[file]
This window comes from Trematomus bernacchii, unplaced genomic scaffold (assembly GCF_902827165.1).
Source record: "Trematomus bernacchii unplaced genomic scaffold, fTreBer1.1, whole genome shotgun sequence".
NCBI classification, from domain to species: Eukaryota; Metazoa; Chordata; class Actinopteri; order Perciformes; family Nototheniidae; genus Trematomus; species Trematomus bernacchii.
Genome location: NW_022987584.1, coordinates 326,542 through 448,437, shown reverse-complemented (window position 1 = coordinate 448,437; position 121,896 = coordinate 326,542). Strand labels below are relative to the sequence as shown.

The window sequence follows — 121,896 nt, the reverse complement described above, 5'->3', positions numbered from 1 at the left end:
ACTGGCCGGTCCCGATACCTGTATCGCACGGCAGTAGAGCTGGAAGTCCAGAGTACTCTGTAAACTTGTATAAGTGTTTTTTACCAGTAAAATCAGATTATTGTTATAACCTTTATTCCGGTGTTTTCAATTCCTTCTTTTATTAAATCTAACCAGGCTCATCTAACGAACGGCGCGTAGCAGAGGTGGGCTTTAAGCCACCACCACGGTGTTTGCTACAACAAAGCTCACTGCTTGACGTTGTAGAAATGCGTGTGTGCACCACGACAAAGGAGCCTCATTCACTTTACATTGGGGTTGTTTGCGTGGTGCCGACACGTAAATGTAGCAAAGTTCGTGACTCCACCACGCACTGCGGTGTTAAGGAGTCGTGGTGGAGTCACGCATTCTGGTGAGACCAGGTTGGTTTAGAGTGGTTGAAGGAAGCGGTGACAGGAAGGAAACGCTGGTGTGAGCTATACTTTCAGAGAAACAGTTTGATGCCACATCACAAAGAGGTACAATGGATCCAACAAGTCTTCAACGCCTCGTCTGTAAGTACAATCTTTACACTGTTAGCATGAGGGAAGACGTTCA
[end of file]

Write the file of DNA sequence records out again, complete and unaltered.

This window comes from Trematomus bernacchii, unplaced genomic scaffold (assembly GCF_902827165.1).
Source record: "Trematomus bernacchii unplaced genomic scaffold, fTreBer1.1, whole genome shotgun sequence".
NCBI classification, from domain to species: Eukaryota; Metazoa; Chordata; class Actinopteri; order Perciformes; family Nototheniidae; genus Trematomus; species Trematomus bernacchii.
Genome location: NW_022987584.1, coordinates 326,542 through 448,437, shown reverse-complemented (window position 1 = coordinate 448,437; position 121,896 = coordinate 326,542). Strand labels below are relative to the sequence as shown.

The window sequence follows — 121,896 nt, the reverse complement described above, 5'->3', positions numbered from 1 at the left end:
ACTGGCCGGTCCCGATACCTGTATCGCACGGCAGTAGAGCTGGAAGTCCAGAGTACTCTGTAAACTTGTATAAGTGTTTTTTACCAGTAAAATCAGATTATTGTTATAACCTTTATTCCGGTGTTTTCAATTCCTTCTTTTATTAAATCTAACCAGGCTCATCTAACGAACGGCGCGTAGCAGAGGTGGGCTTTAAGCCACCACCACGGTGTTTGCTACAACAAAGCTCACTGCTTGACGTTGTAGAAATGCGTGTGTGCACCACGACAAAGGAGCCTCATTCACTTTACATTGGGGTTGTTTGCGTGGTGCCGACACGTAAATGTAGCAAAGTTCGTGACTCCACCACGCACTGCGGTGTTAAGGAGTCGTGGTGGAGTCACGCATTCTGGTGAGACCAGGTTGGTTTAGAGTGGTTGAAGGAAGCGGTGACAGGAAGGAAACGCTGGTGTGAGCTATACTTTCAGAGAAACAGTTTGATGCCACATCACAAAGAGGTACAATGGATCCAACAAGTCTTCAACGCCTCGTCTGTAAGTACAATCTTTACACTGTTAGCATGAGGGAAGACGTTCA